Faculty members who are new to UCF often bring with them years of previous teaching experience, including at least some experience creating and teaching online courses; a subset of these new instructors may also have completed training in online teaching and course design at other instructions. At UCF, all faculty who want to design and develop their online courses must be certified to do so and earn an online teaching credential by completing our award-winning faculty development course IDL6543 Interactive Distributed Learning. The challenge, however, is clear - how do we address the unique credentialing needs of faculty who arrive with previous online training and experience related to the online classroom? In this session, we will identify the challenges of creating and implementing an alternate pathway for online teaching and course development certification. These challenges include:

  1. How to assess the knowledge and skills of faculty members who have experience in the design and development of online courses, and

  2. How to convey the results of that assessment in a way that promotes willingness to engage in additional development activities.  

We will also identify emerging best practices for addressing the needs of a varied population of experienced instructors who still need support and guidance as they adapt to the culture of their new institution. Participants in this session will be encouraged to identify areas of their faculty development programs that may benefit from an individualized approach, including alternate routes to online teaching certification and mentoring opportunities between faculty and instructional designers as well as between veteran online instructors and instructors new to their institutions or new to online teaching.  

The University of Central Florida onboards new faculty every semester; some come to us straight out of their doctoral and master’s programs while others arrive with many years of teaching experience. In the 2017-2018 academic year, UCF employed 2,481 teaching faculty; 120 of those faculty completed IDL6543 while three faculty members completed the OFRA process. Benefitting from an individualized approach to faculty development, the faculty who qualified for OFRA certification relinquished a seat in IDL6543 that ultimately allowed a fellow faculty to earn their online teaching credential. In this way, student access to UCF courses has been enhanced, and opportunities for success multiplied. For example, in Spring 2018, 45,470 (71% of total enrollment) students took a course in W, M, RV, or V mode - OFRA is part of this amazing expansion of student access. Since 2010, 38 faculty members have earned their online teaching certification through our OFRA process and, in this way, were able to begin teaching immediately in the online environment. Those 38 faculty members have taught a combined number of 651 courses with a total of 26,662 students.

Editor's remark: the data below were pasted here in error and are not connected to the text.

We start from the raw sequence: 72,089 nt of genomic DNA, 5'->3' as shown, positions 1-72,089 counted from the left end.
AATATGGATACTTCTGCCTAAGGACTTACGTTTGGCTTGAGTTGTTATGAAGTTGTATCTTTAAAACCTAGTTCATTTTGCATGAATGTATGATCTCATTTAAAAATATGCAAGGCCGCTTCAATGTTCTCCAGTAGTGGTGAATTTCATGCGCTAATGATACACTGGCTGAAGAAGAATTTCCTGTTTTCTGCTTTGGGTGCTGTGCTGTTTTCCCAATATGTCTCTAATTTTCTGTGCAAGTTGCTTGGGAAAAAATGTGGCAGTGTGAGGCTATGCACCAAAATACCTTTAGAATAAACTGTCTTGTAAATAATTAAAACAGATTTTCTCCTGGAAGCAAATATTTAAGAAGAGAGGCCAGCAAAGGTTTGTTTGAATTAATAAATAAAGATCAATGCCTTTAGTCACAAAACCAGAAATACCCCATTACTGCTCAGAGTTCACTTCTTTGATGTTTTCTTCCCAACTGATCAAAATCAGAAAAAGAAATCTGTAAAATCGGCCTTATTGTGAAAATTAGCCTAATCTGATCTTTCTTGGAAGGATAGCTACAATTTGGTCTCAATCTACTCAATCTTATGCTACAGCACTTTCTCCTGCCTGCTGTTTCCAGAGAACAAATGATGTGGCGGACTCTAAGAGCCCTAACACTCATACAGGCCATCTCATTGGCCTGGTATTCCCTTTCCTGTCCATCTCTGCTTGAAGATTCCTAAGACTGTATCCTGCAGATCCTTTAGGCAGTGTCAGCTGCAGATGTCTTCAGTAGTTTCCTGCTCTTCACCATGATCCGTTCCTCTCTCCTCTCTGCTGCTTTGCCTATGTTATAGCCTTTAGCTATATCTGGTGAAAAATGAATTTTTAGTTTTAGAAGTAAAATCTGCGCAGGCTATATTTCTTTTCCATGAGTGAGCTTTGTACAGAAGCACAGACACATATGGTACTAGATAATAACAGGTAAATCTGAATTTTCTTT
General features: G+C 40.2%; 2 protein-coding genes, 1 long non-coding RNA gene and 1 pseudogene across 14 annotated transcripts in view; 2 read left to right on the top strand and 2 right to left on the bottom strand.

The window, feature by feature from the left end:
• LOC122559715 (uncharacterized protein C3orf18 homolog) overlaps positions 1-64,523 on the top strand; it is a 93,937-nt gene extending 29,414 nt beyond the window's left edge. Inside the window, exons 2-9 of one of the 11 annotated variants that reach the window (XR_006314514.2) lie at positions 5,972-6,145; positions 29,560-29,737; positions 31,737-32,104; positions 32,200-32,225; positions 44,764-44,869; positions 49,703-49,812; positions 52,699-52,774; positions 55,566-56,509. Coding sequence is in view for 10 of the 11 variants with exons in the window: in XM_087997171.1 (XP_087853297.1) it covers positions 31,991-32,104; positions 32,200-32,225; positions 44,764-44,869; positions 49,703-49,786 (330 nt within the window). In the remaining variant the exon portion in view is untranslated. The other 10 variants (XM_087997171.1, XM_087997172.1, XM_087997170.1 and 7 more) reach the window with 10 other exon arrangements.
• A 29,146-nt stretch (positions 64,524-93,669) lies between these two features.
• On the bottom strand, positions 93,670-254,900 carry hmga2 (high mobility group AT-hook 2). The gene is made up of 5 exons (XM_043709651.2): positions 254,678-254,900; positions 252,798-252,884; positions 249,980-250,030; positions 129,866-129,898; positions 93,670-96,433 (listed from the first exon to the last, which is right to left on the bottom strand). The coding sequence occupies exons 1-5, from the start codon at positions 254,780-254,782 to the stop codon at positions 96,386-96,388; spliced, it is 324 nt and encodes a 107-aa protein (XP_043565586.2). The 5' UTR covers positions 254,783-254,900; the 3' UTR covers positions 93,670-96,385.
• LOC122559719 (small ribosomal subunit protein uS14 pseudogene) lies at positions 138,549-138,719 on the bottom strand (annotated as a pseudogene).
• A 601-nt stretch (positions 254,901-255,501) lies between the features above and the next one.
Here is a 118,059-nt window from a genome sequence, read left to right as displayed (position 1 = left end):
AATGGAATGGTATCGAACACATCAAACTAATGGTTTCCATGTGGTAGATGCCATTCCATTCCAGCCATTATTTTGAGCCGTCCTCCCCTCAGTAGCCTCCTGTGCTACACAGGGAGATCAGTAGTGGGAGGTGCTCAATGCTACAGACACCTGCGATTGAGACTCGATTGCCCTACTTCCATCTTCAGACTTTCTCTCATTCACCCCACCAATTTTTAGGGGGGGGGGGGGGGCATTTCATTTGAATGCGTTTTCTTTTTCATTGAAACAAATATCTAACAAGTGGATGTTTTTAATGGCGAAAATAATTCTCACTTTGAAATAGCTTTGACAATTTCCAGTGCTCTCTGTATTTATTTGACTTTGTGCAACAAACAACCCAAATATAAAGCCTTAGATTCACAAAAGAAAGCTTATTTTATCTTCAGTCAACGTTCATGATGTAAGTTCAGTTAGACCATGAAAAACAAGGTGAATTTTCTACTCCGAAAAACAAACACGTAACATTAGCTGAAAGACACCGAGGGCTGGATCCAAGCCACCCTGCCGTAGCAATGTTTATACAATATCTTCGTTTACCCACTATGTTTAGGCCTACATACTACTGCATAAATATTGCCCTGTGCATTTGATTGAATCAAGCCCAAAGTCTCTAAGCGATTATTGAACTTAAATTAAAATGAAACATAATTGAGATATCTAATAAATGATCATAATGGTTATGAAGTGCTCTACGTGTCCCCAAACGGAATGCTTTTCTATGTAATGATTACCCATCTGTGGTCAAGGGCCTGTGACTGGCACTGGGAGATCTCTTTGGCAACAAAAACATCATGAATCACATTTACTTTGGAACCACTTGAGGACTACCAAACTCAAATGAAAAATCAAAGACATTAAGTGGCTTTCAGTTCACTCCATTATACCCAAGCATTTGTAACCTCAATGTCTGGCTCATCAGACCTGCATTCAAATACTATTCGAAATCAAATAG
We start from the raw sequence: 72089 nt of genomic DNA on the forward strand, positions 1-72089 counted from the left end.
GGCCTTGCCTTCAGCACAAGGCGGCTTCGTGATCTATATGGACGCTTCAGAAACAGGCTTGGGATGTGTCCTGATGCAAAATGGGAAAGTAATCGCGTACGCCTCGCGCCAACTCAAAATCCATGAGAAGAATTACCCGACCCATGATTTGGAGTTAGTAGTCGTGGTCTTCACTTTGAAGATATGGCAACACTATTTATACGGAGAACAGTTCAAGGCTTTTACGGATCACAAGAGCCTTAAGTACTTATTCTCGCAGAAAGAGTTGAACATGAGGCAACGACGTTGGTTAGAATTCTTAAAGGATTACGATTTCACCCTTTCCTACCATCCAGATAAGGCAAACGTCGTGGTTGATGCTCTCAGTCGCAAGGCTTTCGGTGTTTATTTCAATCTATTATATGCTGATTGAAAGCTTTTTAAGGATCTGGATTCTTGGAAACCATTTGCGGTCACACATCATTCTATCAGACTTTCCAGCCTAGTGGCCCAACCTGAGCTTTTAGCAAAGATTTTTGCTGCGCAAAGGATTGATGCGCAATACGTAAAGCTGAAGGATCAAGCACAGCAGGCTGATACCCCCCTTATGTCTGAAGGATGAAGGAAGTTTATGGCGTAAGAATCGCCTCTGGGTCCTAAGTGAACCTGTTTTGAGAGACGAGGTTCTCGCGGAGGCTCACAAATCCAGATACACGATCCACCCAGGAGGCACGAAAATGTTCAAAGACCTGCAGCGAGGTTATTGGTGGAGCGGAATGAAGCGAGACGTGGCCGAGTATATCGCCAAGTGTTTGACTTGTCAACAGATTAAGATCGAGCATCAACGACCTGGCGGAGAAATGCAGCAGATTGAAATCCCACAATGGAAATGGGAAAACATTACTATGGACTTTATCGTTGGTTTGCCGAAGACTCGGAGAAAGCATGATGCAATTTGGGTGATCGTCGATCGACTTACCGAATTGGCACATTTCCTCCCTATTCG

We will not only share what we are doing to meet the faculty development needs for faculty teaching online at our institution, but we will also encourage participants to share what they are doing at their institution to meet the varying professional development needs of faculty at their institution. Participants in this session will also be encouraged to identify and share areas of their faculty development programs that may benefit from an individualized approach, including alternate routes to certification and mentoring opportunities between faculty and instructional designers as well as between veteran online instructors and instructors new to their institutions or new to online teaching. We will engage the participants with questions and answers throughout the presentation.

McGee, P., Windes, D., & Torres, M. (2017). Experienced online instructors: Beliefs and preferred supports regarding online teaching. Journal of Computing in Higher Education, 29(2), 331-352. Retrieved from ERIC database. (EJ1147627)

Walters, S., Grover, K. S., Turner, R. C., & Alexander, J. C. (2017). Faculty perceptions related to teaching online: A starting point for designing faculty development initiatives. Turkish Online Journal of Distance Education, 18(4), 4-19. doi:10.17718/tojde.340365